So here's Part 2 of the blog...
After picking up our car we drove into Melbourne. What a mistake that was! We got caught in rush hour traffic and spent 3 hours trying to find a motel for the night that we didn't need to take out a loan to pay for! They were charging ridiculous prices and after driving around the city a few times had enough and drove straight out. Our next stop was due to be Wilson's Promontory so we decided to head in that direction and find a motel on the way.
Well, 10 pm and in pitch black with the rain lashing down we still hadn't found anywhere. Every town we got to, everything was closed and so we seriously were beginning to think that we would be sleeping in the car. By chance we stumbled across a motel in the middle of nowhere and rang the bell in the hope that someone was awake. Luckily he was and we managed to get a room for the night. This place really was in the middle of nowhere, if you ask me now to point it out I wouldn't know where it is however our room was actually really nice. I even managed to watch the Man Utd game against Newcastle live in our room at 6 in the morning!!!
We continued towards Wilson's Prom which is a National Park only to find a sign on the way which said Wilson's Prom was closed. We were almost there when we saw this , so good of them to inform people well in advance. We later found out that this was because of a cathedral fire. We weren't really that disappointed as there are no shortage of parks in Oz. We simply changed our plan and headed to Croajingalong National Park.
Amazingly we managed to find a motel - which actually was a house for our stay. I'm not kidding, we had a huge kitchen, 2 bedrooms and even a garden! It was bigger than my flats in London put together! What made it even better was that the owners - a lovely old couple - were so friendly and gave us lots of tips about where to go. That night we bought a couple of pizzas and sat in front of the TV with wine to prepare ourselves for our adventure into the park the next day.
We woke up bright and early and headed to Genoa Peaks for a walk to the summit. The walk was around 90 mins to the top from the car park and in parts it was very steep. For the final part of the walk you have to climb up rocks and metal ladders to get to the very top but are then rewarded with the most stunning views. The peak is 490 meters above sea level and from their the view of the surrounding park and ocean is stunning. We were still on cloud number 9 and didn't really notice the 90 mins walk back to the car park. What was even more amazing was that during our entire 3 hour we didn't see anyone else, so we had the entire mountain to ourselves. We followed that up in the afternoon by driving to Shipwreck Creek which is a small secluded beach enclosed by cliffs on either side for a stroll and again we were entirely alone during the whole time we were there.
And after a very enjoyable few days in our huge house we headed towards Sydney on Saturday with a view to spend a few days at Jervis Bay. This area is full beaches and parks and as it was Saturday and the weather was beautiful we couldn't find anywhere to stay and so we continued up towards Sydney and stayed in a lovely motel along the way. By this time we had also decided that we wanted to go to the Hunter Valley (Australia's wine region) for a spot of wine and cheese before heading back to Sydney and so took a slight detour. This also meant that we could drive along Kangaroo Valley - which actually doesn't have any kangaroos - but is an amazingly beautiful drive through the mountains. All through the valley you come across little towns which really are stunning and you wish you had enough time to stay in each one - but unfortunately you just have to move on. We did make a quick stop at yet another national park, Fitzroy Falls, with yet another amazing waterfall and views. However, due to the dense fog we knew that we weren't going to see much, but were hoping that we might get a glimpse of the Lyrebird (if you haven't seen the clip on You Tube check it out it's amazing) or some Platypus - but in both cases we were disappointed.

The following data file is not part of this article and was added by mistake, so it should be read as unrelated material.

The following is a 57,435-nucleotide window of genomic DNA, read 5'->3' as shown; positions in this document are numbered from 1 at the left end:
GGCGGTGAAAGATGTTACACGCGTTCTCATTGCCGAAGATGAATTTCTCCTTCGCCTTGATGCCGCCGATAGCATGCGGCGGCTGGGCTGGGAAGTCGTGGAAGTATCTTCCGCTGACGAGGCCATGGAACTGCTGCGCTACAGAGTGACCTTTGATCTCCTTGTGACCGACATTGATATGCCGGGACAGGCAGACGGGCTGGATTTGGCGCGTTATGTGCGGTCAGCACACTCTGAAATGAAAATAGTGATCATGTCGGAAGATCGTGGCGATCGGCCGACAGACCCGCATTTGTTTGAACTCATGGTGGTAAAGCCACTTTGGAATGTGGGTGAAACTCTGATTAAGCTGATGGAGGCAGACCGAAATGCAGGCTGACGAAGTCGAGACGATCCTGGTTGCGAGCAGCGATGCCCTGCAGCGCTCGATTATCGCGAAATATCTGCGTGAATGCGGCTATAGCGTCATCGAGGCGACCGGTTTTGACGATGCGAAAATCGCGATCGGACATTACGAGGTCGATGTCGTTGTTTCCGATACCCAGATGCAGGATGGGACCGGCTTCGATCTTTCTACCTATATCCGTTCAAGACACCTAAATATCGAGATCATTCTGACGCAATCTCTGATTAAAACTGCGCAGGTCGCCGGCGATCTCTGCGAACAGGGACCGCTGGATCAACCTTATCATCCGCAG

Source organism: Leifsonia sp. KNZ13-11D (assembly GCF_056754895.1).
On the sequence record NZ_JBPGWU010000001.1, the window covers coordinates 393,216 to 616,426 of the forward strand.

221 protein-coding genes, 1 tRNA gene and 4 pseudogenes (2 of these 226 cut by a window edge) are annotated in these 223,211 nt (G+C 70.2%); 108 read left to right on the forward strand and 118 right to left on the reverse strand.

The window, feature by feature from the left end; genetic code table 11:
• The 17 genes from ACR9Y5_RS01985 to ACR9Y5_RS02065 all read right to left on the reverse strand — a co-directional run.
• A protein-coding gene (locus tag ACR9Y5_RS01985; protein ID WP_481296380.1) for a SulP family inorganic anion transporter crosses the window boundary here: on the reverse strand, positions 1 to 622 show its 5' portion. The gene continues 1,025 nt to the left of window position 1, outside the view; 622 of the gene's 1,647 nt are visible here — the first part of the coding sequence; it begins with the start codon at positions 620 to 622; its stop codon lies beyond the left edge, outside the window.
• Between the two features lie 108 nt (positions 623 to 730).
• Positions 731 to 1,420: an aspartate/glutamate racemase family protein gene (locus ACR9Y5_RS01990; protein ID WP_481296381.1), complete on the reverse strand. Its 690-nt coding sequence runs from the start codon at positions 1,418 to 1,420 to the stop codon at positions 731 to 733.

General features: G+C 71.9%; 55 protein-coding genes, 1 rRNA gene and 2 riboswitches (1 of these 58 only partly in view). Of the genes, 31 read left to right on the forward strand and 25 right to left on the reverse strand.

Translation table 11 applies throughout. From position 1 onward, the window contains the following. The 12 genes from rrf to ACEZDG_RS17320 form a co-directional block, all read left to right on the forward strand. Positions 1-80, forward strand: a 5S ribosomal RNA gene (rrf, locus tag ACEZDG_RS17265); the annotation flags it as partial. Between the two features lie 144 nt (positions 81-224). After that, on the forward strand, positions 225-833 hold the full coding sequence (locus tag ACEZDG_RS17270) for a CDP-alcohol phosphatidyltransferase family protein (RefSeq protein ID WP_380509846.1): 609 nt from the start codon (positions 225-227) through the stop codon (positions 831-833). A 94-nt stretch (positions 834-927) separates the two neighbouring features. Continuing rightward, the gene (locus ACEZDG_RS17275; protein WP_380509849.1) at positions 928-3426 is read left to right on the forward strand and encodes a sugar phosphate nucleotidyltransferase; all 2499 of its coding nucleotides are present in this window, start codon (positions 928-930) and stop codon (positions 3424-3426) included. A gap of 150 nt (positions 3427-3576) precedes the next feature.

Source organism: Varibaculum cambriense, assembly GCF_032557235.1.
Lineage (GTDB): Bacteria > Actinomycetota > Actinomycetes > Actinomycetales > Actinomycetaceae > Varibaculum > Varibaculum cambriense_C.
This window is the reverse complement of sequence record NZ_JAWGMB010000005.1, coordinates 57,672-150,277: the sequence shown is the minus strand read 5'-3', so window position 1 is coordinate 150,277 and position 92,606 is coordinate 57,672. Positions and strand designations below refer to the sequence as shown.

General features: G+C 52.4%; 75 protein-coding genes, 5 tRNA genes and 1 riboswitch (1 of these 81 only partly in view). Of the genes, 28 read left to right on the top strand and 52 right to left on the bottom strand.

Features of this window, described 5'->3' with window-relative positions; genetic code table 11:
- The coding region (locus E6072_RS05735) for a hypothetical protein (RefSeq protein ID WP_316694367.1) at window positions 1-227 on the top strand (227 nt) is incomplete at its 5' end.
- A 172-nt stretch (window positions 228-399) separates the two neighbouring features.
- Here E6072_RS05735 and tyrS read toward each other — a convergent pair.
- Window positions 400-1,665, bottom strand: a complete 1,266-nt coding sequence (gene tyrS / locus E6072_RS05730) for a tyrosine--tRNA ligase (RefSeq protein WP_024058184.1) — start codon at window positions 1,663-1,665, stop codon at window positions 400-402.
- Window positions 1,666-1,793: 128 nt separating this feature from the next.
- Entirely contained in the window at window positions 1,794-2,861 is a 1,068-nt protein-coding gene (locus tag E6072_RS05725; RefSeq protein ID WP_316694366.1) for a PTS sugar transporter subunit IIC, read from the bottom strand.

Our disappointment didn't last long as we were soon in the Hunter Valley and looking forward to trying wine and cheese. There are so many wineries in the region that you could easily spend 3 - 4 days just going to all the different ones - we just spent a day and tried lots of wines, cheeses, chocolates etc and by about 4 pm were a little worse for wear...so in the evening we needed a lovely meal to enjoy with our lovely bottle of Merlot - and yes McDonalds it was!!!
By the time we returned to Sydney on Wednesday we had driven around 5,000 miles (jointly in our caravan and our car) and so I guess that our final real adventure in Australia was to do the Sydney Harbour bridge walk (across the top). I think once you actually do the walk and hear a guide talk about the bridge you realise what an amazing piece of engineering design it is. If you remember, I wasn't really that impressed with the bridge when I first saw it however I now have a lot more respect for it. The walk itself is a little over-priced and the views are not really that much better than just walking across the bridge but I guess you can't come to Sydney and say that you didn't do it.
And so our Australia adventure came to an end yesterday when we arrived in Auckland. To be honest I think we both fell in love with Australia. Not so much the cities but once you get out of them it really is a beautiful country. I swam with turtles in the Great Barrier Reef, watched crocodiles in the wild, walked on numerous secluded beaches, drove along some of the most scenic roads, saw amazing sunsets, walked along the top of the Sydney harbour bridge, climbed a mountain and even spent a night in the rainforest - and still I have only seen a small percentage of this amazing place. It's no wonder people come here for a holiday and end up staying forever.